Watching the Derby as a Dance Fan

Just chasse-ing down the track...

 

 

I am not an avid fan of horse racing, but I do enjoy watching the Kentucky Derby, and I think it's for similar reasons that I like watching premiere ballet dancers. When I go to a dance performance like the YAGP gala we attended as a staff last week, I find myself drooling over the dancers' perfection. I am in awe of their feet, their muscles, their unbelievable lines and extensions. These are the best of the best, I think, and man does it show when they move.

 

I am drawn to the Derby in the exact same way. Those horses—and I am not even a horse person—are gorgeous. That musculature, the proportions, the strong slender legs. It’s the whole package. These horses were not only trained for racing, but built for it. Just like those elite primas with their other-worldly abilities. And when they run, they look like well-oiled machines (not the artists that dancers are, but every bit the technicians). Their legs hardly touch the ground; it's really amazing to see. If you haven’t yet, I definitely recommend watching it. Grab your fancy hats, mix up some mint juleps and check out the Derby tomorrow! You won’t be disappointed.

 

 

Photo: Bodemeister, the early favorite to win the 2012 Kentucky Derby

 

Teachers Trending
Alwin Courcy, courtesy Ballet des Amériques

Carole Alexis has been enduring the life-altering after-effects of COVID-19 since April 2020. For months on end, the Ballet des Amériques director struggled with fevers, tingling, dizziness and fatigue. Strange bruising showed up on her skin, along with the return of her (long dormant) asthma, plus word loss and stuttering.

"For three days I would experience relief from the fever—then, boom—it would come back worse than before," Alexis says. "I would go into a room and not know why I was there." Despite the remission of some symptoms, the fatigue and other debilitating side effects have endured to this day. Alexis is part of a tens-of-thousands-member club nobody wants to be part of—she is a COVID-19 long-hauler.

Keep reading... Show less
Teachers Trending

Annika Abel Photography, courtesy Griffith

When the murder of George Floyd in Minneapolis last May catalyzed nationwide protests against systemic racism, the tap community resumed longstanding conversations about teaching a Black art form in the era of Black Lives Matter. As these dialogues unfolded on social media, veteran Dorrance Dance member Karida Griffith commented infrequently, finding it difficult to participate in a meaningful way.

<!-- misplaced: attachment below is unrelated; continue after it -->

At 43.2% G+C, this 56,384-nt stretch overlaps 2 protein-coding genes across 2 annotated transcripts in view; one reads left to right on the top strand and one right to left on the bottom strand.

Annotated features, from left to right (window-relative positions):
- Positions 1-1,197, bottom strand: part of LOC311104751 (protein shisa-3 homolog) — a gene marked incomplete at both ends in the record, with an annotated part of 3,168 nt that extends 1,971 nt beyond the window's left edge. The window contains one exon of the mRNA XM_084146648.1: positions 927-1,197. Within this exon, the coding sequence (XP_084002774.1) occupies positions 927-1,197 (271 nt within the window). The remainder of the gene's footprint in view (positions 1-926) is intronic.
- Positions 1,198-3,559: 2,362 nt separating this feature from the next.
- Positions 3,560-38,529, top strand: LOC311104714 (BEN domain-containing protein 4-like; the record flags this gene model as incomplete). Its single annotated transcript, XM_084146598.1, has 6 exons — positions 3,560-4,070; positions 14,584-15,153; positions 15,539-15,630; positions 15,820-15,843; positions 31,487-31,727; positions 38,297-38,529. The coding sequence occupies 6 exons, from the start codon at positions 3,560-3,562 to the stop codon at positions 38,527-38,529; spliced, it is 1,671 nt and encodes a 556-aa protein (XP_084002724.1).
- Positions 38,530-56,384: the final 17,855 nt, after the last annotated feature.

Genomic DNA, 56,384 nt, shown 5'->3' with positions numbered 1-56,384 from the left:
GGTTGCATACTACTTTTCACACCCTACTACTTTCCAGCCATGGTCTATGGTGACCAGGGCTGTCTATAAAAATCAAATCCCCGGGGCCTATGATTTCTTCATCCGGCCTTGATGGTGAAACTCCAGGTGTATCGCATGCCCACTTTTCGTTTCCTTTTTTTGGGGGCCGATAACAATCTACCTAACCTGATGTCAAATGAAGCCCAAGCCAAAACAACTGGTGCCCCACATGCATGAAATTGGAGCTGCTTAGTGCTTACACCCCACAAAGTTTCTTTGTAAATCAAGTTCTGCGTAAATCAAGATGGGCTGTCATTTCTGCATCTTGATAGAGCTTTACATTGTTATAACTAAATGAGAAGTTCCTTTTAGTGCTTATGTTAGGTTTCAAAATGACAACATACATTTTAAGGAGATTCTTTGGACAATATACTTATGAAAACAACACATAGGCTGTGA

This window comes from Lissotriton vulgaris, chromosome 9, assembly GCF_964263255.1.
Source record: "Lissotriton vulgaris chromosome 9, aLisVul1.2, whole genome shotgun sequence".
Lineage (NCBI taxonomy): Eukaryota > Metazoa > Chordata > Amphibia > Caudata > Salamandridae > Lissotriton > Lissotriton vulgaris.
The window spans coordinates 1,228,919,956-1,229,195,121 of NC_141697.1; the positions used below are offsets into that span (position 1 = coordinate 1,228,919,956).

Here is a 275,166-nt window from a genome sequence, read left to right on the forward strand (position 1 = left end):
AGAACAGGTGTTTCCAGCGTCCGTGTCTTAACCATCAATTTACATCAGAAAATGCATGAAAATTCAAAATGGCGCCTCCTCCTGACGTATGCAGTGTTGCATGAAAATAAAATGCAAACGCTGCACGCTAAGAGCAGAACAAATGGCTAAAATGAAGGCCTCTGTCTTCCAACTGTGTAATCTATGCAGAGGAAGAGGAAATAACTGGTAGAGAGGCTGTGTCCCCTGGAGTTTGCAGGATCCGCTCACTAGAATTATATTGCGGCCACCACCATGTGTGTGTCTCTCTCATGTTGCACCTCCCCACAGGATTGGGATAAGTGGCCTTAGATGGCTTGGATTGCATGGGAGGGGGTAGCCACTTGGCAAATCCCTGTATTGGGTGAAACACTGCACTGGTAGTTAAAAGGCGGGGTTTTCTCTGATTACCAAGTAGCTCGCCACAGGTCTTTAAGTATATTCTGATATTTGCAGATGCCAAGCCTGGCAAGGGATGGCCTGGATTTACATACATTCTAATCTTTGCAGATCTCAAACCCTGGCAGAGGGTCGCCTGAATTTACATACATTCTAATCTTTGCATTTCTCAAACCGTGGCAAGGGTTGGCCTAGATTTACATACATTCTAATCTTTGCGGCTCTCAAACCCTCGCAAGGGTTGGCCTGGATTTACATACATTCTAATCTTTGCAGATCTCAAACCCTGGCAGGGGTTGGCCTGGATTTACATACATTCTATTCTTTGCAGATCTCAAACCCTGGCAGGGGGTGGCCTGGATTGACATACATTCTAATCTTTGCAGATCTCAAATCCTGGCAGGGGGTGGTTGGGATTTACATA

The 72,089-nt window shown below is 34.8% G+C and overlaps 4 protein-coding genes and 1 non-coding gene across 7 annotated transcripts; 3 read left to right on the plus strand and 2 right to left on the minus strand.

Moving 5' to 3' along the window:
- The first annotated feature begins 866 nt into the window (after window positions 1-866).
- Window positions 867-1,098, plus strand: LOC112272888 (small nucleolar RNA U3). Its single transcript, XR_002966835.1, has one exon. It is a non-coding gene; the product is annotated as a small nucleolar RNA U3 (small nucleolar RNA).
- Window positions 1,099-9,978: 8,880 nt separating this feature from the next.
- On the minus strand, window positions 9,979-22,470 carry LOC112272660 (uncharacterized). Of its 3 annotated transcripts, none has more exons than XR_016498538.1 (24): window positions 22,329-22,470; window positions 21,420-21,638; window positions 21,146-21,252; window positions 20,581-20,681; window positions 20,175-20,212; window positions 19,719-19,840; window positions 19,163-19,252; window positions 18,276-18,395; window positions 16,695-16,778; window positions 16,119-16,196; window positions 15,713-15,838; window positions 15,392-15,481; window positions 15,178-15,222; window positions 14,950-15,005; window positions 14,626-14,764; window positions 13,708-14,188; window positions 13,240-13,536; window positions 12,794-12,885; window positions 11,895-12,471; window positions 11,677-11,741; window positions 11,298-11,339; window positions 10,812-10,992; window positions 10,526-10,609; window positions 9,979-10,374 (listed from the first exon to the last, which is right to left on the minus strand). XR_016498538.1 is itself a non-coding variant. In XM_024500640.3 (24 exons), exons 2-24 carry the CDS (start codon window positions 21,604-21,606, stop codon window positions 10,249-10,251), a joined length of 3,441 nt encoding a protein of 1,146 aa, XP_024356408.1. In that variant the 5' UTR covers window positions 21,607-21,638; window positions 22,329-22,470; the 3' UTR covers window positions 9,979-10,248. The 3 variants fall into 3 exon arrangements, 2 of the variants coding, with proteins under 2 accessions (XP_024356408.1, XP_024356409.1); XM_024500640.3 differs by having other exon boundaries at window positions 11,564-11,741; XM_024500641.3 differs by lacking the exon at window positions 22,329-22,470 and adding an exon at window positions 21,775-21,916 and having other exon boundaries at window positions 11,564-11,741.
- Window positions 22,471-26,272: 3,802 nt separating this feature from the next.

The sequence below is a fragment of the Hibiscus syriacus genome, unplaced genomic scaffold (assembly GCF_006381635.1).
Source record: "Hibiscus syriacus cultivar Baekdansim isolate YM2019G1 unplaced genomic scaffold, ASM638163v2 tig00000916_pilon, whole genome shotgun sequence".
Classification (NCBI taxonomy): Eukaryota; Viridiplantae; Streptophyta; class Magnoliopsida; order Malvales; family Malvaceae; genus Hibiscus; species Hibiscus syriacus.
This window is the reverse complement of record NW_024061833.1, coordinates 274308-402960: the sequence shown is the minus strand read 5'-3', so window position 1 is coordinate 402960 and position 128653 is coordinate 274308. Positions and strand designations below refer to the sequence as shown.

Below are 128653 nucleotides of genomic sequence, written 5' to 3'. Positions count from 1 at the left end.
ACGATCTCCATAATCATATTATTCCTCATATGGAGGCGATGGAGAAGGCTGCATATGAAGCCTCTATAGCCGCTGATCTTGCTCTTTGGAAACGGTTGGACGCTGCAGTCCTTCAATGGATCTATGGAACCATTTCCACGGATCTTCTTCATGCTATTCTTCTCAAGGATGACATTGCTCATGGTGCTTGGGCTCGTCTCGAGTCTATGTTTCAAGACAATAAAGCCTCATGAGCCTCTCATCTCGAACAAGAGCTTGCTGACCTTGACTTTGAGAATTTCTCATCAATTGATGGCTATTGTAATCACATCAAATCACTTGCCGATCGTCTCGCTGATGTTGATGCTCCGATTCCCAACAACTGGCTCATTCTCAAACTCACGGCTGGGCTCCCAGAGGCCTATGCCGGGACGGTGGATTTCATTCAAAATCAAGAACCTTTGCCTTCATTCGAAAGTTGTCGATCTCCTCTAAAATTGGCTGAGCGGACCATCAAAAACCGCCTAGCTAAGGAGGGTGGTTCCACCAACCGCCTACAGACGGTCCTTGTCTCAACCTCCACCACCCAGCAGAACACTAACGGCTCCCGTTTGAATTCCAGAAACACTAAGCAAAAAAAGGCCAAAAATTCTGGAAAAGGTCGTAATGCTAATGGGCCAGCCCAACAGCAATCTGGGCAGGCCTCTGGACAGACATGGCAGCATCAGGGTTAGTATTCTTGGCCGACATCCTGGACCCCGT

"I had a hard time watching people have these conversations without historical context and knowledge," says Griffith, who now resides in her hometown of Portland, Oregon, after many years in New York City. "It was clear that there was so much information missing."

For example, she observed people discussing tap while demonstrating ignorance about Black culture. Or, posts that tried to impose upon tap the history or aesthetics of European dance forms.

Keep reading... Show less
Studio Owners
Courtesy Tonawanda Dance Arts

If you're considering starting a summer program this year, you're likely not alone. Summer camp and class options are a tried-and-true method for paying your overhead costs past June—and, done well, could be a vehicle for making up for lost 2020 profits.

Plus, they might take on extra appeal for your studio families this year. Those struggling financially due to the pandemic will be in search of an affordable local programming option rather than an expensive, out-of-town intensive. And with summer travel still likely in question this spring as July and August plans are being made, your studio's local summer training option remains a safe bet.

The keys to profitable summer programming? Figuring out what type of structure will appeal most to your studio clientele, keeping start-up costs low—and, ideally, converting new summer students into new year-round students.

Keep reading... Show less

Get Dance Business Weekly in your inbox

Sign Up Used in accordance with our Privacy Policy.